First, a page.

College Algebra

Front Cover
Henry Holt, 1909 - Algebra - 261 pages
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Contents

CHAPTER II
15
Complex Fractions
16
Factoring
17
Radicals and Irrational Numbers
18
Reduction of Expressions containing Radicals to the Simplest Form
21
Multiplication and Division of Radicals
22
Evaluation of Formulas
23
Imaginary Numbers
25
VARIABLES AND FUNCTIONS ARTICLE PAGE 23 Constants and Variables
26
System of Coordinates
27
Graph of a Function
29
Function defined at Isolated Points
31
Zeros of a Function
33
CHAPTER IV
35
Definitions
36
Solution of an Equation
37
Equivalent Equations 34 Principles of Operation
39
Clearing an Equation of Fractions
41
Equivalent Systems of Equations
42
Multiplying Members of Equations
45
CHAPTER V
46
Simultaneous Linear Equations
47
Graphical Solution of a System of Linear Equations
49
Determinants of the Third Order 50
52
CHAPTER VI
56
Solution of Quadratic Equations
57
Equations in the Quadratic Form
60
Theorems concerning the Roots of Quadratic Equations
61
Special or Incomplete Quadratics
63
Nature of the Roots
64
Graph of the Quadratic Function
66
Minimum Value of the Quadratic Function
67
CHAPTER VII
71
Solution of Simultaneous Quadratics
72
CHAPTER VIII
82
Conditional Inequalities
84
CHAPTER IX
86
Definitions
88
CHAPTER X
92
Combined Variation
93
CHAPTER XI
96
Elements of an Arithmetical Progression
97
Geometrical Progressions
98
Elements of a Geometrical Progression
99
ARTICLE PACK 75 Number of Terms Infinite
100
Repeating Decimals
101
Harmonical Progressions
102
CHAPTER XII
105
Graphical Representation of Complex Numbers
106
Equal Complex Numbers
107
Addition and Subtraction of Complex Numbers
108
Multiplication of Complex Numbers
109
Conjugate Complex Numbers
110
De Moivres Theorem
111
Roots of Complex Numbers
112
Division of Complex Numbers
114
Transformations of Equations
126
Descartess Rule of Signs
129
Location of Roots by Graph
131
Equation in pForm
133
Irrational Roots Horners Method
135
Negative Roots
138
Algebraic Solution of Equations
140
The Cubic Equation
142
The Biquadratic Equation
143
Coefficients in Terms of Roots
145
Variable Coefficients and Roots
146
CHAPTER XIV
148
Derived Properties of Logarithms
149
Common Logarithms
151
Use of Tables
153
To find the Logarithm of a Given Number
156
Computation by Means of Logarithms
157
Change of Base
160
Graph of log ax
162
Calculation of Logarithms
165
CHAPTER XV
167
Infinitesimals
168
Theorems concerning Limits
169
Denominator with Limit 0
170
Infinity
171
Limiting Value of a Function
172
CHAPTER XVI
175
Series with Positive Terms 134 Fundamental Assumption
177
Comparison Test for Convergence
178
Comparison Test for Divergence
181
Summary of Standard Test Series
183
article page 139 Theorem
186
Alternating Series
188
Power Series
190
Binomial Series
192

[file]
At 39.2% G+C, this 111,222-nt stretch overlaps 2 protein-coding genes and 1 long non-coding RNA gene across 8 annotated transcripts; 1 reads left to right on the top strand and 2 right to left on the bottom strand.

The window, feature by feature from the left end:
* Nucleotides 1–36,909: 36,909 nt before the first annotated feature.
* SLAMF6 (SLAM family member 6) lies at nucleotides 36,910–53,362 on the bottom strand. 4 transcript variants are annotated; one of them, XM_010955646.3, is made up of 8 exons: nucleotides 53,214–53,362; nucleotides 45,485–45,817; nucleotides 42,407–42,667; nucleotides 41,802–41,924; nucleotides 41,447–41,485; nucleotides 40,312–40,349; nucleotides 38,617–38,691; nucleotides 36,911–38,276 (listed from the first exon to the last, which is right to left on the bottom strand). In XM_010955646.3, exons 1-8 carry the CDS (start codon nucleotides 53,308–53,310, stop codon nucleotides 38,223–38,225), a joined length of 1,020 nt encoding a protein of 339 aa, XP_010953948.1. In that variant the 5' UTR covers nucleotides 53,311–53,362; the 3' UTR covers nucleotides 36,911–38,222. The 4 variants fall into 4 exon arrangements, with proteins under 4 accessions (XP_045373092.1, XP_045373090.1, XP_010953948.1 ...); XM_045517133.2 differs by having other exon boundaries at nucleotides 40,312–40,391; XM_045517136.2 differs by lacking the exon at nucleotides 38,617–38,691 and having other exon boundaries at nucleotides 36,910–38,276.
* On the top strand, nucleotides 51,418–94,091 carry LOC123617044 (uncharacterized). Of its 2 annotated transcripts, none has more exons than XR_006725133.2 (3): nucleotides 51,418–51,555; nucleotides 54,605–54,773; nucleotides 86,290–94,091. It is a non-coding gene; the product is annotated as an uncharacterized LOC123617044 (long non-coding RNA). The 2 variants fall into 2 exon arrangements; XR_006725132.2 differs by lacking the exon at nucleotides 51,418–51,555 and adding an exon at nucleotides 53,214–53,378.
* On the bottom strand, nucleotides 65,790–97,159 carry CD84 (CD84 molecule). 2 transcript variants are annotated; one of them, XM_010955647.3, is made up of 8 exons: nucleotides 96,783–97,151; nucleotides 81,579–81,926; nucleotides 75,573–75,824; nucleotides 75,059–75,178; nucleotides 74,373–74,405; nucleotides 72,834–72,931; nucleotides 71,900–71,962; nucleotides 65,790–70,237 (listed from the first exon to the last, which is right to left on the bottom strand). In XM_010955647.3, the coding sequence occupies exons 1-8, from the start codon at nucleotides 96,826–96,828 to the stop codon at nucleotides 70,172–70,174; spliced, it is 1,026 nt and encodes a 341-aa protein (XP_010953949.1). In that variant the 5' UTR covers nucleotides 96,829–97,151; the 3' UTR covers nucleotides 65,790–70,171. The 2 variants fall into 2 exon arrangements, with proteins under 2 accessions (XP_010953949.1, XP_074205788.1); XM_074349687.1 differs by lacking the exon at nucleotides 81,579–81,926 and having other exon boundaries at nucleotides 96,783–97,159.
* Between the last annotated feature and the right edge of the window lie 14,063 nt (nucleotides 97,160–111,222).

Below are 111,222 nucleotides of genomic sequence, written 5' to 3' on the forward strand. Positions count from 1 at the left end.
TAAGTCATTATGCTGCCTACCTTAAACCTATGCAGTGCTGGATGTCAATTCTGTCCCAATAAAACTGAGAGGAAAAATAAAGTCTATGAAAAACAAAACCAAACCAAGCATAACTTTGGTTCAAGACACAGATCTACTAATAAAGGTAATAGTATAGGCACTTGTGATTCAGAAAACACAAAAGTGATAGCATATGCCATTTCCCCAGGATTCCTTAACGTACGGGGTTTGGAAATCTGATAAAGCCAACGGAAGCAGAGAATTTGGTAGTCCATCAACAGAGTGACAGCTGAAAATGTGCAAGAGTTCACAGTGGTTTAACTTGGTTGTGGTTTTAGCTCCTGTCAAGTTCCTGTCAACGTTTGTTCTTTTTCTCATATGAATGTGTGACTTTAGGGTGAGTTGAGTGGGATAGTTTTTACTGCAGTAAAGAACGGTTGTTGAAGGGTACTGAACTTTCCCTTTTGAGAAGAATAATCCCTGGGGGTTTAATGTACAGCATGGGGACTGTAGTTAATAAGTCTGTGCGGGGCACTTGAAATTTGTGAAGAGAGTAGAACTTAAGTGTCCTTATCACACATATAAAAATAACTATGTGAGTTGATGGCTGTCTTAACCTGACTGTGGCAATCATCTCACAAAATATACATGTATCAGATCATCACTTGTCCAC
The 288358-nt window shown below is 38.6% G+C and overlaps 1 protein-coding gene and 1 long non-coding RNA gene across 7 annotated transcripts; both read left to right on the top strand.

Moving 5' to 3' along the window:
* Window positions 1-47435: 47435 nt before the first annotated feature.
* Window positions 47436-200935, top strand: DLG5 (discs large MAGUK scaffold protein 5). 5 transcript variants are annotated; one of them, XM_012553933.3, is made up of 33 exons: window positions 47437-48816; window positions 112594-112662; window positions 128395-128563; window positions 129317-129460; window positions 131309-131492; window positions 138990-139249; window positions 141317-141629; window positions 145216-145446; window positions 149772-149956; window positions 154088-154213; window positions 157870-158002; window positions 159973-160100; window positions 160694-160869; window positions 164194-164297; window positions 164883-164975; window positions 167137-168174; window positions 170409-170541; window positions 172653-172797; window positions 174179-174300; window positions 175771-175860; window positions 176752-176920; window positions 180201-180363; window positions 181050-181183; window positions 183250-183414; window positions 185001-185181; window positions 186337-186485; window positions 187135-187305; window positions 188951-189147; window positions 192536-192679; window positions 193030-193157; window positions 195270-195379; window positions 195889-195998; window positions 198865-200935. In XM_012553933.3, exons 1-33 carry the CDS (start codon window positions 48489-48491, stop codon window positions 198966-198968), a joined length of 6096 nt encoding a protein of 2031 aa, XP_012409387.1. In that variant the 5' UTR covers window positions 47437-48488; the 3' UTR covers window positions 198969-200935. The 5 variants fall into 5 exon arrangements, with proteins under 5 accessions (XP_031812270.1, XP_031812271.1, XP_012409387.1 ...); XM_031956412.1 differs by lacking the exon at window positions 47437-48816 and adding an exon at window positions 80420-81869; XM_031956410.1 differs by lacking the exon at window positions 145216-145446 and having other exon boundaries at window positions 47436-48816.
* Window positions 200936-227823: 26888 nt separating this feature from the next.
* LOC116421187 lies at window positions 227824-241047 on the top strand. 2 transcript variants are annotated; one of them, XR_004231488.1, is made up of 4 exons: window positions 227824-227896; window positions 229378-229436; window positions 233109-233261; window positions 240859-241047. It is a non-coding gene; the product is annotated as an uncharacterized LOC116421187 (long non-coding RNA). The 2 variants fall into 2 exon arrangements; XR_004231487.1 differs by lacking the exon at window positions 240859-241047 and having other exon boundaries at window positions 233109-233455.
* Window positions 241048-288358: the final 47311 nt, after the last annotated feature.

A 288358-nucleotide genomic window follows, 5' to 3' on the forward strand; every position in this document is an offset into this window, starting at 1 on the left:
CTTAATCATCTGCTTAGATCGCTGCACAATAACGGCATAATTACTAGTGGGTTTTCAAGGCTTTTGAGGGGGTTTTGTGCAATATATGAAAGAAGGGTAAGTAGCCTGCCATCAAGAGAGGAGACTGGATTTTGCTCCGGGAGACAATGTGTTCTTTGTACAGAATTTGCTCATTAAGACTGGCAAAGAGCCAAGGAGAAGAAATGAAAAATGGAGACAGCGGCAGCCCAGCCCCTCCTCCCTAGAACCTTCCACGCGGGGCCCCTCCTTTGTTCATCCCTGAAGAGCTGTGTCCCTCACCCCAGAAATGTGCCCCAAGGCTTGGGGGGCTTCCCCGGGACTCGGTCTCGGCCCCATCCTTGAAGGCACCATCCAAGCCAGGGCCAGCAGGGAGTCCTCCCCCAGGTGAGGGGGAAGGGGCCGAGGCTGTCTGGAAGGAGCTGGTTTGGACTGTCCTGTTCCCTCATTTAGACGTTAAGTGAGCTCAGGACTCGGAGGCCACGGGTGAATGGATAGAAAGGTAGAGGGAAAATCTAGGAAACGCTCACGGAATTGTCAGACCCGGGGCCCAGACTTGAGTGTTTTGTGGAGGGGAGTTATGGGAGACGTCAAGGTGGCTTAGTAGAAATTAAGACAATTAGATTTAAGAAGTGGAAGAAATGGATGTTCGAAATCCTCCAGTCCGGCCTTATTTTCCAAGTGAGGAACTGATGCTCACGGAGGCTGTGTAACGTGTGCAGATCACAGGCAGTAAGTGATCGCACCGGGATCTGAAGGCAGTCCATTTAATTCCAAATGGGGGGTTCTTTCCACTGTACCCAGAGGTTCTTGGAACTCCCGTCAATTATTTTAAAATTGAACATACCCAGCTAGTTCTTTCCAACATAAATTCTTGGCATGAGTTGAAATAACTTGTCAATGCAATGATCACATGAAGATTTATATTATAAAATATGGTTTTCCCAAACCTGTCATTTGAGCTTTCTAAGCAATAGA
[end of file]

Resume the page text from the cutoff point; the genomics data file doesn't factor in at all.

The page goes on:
Exponential Series
194
Logarithmic Series
195
CHAPTER XVII
197
Principle of Undetermined Coefficients
198
Application to the Expansion of Functions
199
Applications to Partial Fractions
203
Case II
205
Case III
206
CHAPTER XVIII
208
Permutations of Things All Different
209
Combinations
211
Binomial Coefficients
212
CHAPTER XIX
214
Probability derived from Observation
215
Independent Dependent and Mutually Exclusive Events
216
Repeated Trials
217
ARTICLE PAGE
219
Theorem
226
Common Roots of Quadratic and Higher Degree Equations in
232
Index
257
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Page 154 - The integral part of a logarithm is called the characteristic and the decimal part is called the mantissa.
Page 213 - The general formula for the number of combinations of n things taken r at a time is C(n,r) = r\(nr)\ We have to find the number of combinations of 12 things taken 9 at a time.
Page 152 - The logarithm of a quotient is equal to the logarithm of the dividend minus the logarithm of the divisor.
Page 95 - Newton discovered, as a fundamental law of nature, that every particle attracts every other particle with a force which varies directly as the product of the masses and inversely as the square of the distance between them.
Page 9 - The product of two or more fractions is a fraction whose numerator is the product of the numerators of the given fractions and whose denominator is the product of the denominators of the given fractions.
Page 99 - Elements of an arithmetical progression. Let a represent the first term, d the common difference, n the number of terms considered, I the nth, or last term, and s the sum of the sequence.
Page 112 - Thus ike modulus of the product of two complex numbers is the product of their moduli, and the argument of the product is the sum of their arguments.
Page 99 - Arithmetical means. The first and last terms of an arithmetical progression are called the extremes, while the remaining terms are called the arithmetical means. To insert a given number of arithmetical means between two numbers it is only necessary to determine d by the use of equation (1) and to write down the terms by the repeated addition of d.
Page 155 - The characteristic of a number less than 1 is found by subtracting from 9 the number of ciphers between the decimal point and the first significant digit, and writing — 10 after the result.
Page 96 - The duration of a railway journey varies directly as the distance and inversely as the velocity. The velocity varies directly as the square root of the quantity of coal used per mile and inversely as the number of carriages in the train. In a journey of 25 miles in half an hour with 18 carriages 1ocwt.

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